Working with A Knowledgeable Professional

I saw an interview on a Texas television news station that shared a situation about a senior couple who had started the reverse mortgage process incurring thousands of dollars in home repair costs to find that they still can’t qualify for a reverse mortgage. It is becoming a legal nightmare.

Though I don’t know the details about this unique situation, it does raise some concerns about the reverse mortgage industry, not from a fraudulant standpoint (though that is always a concern for me), but more so in the area of discernment and professionalism in the minds of the reverse mortgage consultants involved. In watching the news story, it appeared that there was some sort of “promise” in regards to attaining a reverse mortgage as soon as the home was brought up to FHA standards. I hate to think that anyone would promise any sort of loan as loans always fall through due to the fault of no one, simply underwriting standards. Additionally, the process in which repairs are completed in the midst of the application process is critical. Without being proficient in the process the homeowner can be left with promises unfulfilled.

Here are some helpful hints:

1. As in most real estate transactions, be sure to work with people who have experience with your unique situation. It is true that every loan application is unique in themselves, but there are a lot of similarities. Experience can prevent a lot of stress on all parties.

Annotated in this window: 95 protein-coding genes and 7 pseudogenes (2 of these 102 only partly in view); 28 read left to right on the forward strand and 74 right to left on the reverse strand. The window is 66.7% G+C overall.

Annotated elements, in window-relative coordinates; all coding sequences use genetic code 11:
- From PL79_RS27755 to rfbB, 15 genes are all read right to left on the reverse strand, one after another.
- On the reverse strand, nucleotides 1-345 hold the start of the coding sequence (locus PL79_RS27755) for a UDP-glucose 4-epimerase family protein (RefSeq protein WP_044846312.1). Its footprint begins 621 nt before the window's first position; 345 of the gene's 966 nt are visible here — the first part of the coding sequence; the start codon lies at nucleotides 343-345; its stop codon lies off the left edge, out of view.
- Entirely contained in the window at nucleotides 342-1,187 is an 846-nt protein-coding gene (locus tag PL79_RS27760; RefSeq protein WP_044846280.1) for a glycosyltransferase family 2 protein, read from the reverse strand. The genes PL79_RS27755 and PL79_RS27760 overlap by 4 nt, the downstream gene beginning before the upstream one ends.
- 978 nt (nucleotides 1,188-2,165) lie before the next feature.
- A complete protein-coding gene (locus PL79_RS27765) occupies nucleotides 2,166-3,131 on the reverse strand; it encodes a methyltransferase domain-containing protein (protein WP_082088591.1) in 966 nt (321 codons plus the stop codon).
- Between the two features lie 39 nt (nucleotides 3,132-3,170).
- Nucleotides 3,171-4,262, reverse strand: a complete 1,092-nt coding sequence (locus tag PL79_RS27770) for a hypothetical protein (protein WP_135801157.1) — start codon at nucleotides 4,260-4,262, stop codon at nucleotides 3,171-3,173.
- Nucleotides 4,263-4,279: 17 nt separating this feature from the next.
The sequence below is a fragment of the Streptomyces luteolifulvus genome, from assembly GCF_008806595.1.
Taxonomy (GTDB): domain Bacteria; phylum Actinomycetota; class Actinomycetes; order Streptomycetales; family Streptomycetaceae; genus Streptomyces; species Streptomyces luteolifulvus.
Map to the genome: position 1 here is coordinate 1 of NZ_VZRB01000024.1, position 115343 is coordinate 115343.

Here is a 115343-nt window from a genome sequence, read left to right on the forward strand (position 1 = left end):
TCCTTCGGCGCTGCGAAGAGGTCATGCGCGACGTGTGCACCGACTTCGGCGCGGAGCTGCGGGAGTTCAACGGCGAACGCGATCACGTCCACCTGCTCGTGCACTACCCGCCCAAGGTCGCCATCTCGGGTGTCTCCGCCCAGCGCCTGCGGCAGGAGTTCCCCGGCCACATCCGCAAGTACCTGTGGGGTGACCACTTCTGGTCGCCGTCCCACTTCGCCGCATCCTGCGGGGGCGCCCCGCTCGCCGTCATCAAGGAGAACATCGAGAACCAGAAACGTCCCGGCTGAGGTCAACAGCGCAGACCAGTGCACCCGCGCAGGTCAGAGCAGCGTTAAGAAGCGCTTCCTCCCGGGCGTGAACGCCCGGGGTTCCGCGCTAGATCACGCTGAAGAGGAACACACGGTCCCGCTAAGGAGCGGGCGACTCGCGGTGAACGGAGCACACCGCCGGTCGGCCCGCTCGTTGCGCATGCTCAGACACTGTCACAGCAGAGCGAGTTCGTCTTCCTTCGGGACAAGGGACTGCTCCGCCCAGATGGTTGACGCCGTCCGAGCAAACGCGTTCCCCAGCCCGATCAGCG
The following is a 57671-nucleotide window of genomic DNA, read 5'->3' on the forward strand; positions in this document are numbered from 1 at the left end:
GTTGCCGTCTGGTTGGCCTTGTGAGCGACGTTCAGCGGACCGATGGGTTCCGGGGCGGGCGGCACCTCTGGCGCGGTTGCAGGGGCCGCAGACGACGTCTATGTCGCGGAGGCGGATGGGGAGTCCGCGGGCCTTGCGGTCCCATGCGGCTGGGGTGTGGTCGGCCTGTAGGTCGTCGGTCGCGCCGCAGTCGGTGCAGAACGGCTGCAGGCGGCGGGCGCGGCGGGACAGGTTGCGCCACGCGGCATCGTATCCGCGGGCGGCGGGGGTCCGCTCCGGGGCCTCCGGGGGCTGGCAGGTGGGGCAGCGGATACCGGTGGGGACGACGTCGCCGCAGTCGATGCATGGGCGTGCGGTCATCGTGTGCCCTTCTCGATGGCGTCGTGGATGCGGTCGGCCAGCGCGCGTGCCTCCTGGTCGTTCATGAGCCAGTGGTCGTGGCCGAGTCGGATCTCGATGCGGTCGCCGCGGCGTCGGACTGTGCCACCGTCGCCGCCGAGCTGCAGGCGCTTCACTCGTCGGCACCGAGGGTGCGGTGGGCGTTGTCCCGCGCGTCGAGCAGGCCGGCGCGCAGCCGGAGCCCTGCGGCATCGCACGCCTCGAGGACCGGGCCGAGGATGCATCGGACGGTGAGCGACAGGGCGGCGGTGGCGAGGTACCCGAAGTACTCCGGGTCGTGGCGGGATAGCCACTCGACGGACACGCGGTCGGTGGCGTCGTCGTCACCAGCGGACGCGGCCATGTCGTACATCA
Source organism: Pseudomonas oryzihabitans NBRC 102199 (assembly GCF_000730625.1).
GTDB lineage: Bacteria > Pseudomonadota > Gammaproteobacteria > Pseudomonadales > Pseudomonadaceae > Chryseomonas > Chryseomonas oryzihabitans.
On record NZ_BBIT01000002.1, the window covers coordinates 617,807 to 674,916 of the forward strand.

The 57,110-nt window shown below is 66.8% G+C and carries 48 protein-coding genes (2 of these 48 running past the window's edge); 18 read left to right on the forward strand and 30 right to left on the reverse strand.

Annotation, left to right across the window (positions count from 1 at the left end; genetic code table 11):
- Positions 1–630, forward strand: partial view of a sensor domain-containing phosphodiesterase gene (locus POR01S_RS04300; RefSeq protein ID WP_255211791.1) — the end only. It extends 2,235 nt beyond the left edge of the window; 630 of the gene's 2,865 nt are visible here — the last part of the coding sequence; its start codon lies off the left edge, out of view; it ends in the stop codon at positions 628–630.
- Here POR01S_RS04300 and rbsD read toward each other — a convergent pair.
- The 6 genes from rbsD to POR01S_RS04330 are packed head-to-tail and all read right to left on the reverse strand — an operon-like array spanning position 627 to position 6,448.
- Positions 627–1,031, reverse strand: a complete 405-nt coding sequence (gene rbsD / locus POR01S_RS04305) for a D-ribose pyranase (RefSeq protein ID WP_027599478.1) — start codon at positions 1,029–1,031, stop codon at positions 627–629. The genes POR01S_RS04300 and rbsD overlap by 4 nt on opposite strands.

2. Don’t do any repairs or changes to your property unless it is directly required by FHA or the lender. Unnecessary repairs could be costly and a simple opinion from a “senior consultant” doesn’t hold any weight. The FHA appraiser or FHA inspector may be able to tell you what is needed to meet FHA guidelines. These are professionals who understand and are experienced, and are held liable for meeting FHA’s requirements.

3. The only expense that may occur depending on your lender/broker is the up front appraisal fee. Though this is typically paid for at closing, periodically it is required up front. There shouldn’t be other up front costs. I always feel that if there were a lot of up front costs (paid in cash to lender), the reverse mortgage programs wouldn’t be so attractive. Most seniors looking into a reverse mortgage are asset rich and cash poor.

Feel free to contact me if there are other concerns that you may have. Each state operates a little different. I am aware of how Oregon and Washington operate.

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